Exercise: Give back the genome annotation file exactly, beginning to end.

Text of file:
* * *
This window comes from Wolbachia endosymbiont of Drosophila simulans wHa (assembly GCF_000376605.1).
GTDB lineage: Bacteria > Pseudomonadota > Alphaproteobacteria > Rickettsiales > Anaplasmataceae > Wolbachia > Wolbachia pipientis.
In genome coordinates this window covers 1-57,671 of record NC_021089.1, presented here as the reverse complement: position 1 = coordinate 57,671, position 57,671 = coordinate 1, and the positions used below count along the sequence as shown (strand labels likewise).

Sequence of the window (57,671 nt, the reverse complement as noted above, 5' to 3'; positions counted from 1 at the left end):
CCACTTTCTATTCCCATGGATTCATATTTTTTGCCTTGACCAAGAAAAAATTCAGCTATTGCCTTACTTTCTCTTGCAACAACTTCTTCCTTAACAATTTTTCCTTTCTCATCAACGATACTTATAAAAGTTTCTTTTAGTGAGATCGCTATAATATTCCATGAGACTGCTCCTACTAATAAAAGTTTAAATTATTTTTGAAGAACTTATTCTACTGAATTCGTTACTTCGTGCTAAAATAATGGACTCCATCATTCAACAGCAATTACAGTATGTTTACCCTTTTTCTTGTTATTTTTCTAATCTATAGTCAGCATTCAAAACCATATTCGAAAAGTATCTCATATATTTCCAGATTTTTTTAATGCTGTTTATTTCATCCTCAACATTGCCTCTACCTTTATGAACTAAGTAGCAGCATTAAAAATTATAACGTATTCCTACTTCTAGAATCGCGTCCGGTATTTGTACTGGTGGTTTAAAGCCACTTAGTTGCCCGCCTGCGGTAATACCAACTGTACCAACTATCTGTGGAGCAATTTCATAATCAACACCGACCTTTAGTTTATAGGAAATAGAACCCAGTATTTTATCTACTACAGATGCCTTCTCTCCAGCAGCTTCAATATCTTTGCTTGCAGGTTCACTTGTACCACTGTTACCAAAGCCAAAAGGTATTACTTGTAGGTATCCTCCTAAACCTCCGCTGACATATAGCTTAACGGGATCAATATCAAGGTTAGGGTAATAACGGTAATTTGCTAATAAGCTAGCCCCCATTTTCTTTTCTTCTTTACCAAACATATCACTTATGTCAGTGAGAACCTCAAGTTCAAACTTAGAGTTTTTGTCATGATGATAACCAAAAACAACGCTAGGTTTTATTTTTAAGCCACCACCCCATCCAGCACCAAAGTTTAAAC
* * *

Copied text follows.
This window comes from Wolbachia endosymbiont of Drosophila simulans wHa (assembly GCF_000376605.1).
GTDB lineage: Bacteria > Pseudomonadota > Alphaproteobacteria > Rickettsiales > Anaplasmataceae > Wolbachia > Wolbachia pipientis.
In genome coordinates this window covers 1-57,671 of record NC_021089.1, presented here as the reverse complement: position 1 = coordinate 57,671, position 57,671 = coordinate 1, and the positions used below count along the sequence as shown (strand labels likewise).

Sequence of the window (57,671 nt, the reverse complement as noted above, 5' to 3'; positions counted from 1 at the left end):
CCACTTTCTATTCCCATGGATTCATATTTTTTGCCTTGACCAAGAAAAAATTCAGCTATTGCCTTACTTTCTCTTGCAACAACTTCTTCCTTAACAATTTTTCCTTTCTCATCAACGATACTTATAAAAGTTTCTTTTAGTGAGATCGCTATAATATTCCATGAGACTGCTCCTACTAATAAAAGTTTAAATTATTTTTGAAGAACTTATTCTACTGAATTCGTTACTTCGTGCTAAAATAATGGACTCCATCATTCAACAGCAATTACAGTATGTTTACCCTTTTTCTTGTTATTTTTCTAATCTATAGTCAGCATTCAAAACCATATTCGAAAAGTATCTCATATATTTCCAGATTTTTTTAATGCTGTTTATTTCATCCTCAACATTGCCTCTACCTTTATGAACTAAGTAGCAGCATTAAAAATTATAACGTATTCCTACTTCTAGAATCGCGTCCGGTATTTGTACTGGTGGTTTAAAGCCACTTAGTTGCCCGCCTGCGGTAATACCAACTGTACCAACTATCTGTGGAGCAATTTCATAATCAACACCGACCTTTAGTTTATAGGAAATAGAACCCAGTATTTTATCTACTACAGATGCCTTCTCTCCAGCAGCTTCAATATCTTTGCTTGCAGGTTCACTTGTACCACTGTTACCAAAGCCAAAAGGTATTACTTGTAGGTATCCTCCTAAACCTCCGCTGACATATAGCTTAACGGGATCAATATCAAGGTTAGGGTAATAACGGTAATTTGCTAATAAGCTAGCCCCCATTTTCTTTTCTTCTTTACCAAACATATCACTTATGTCAGTGAGAACCTCAAGTTCAAACTTAGAGTTTTTGTCATGATGATAACCAAAAACAACGCTAGGTTTTATTTTTAAGCCACCACCCCATCCAGCACCAAAGTTTAAAC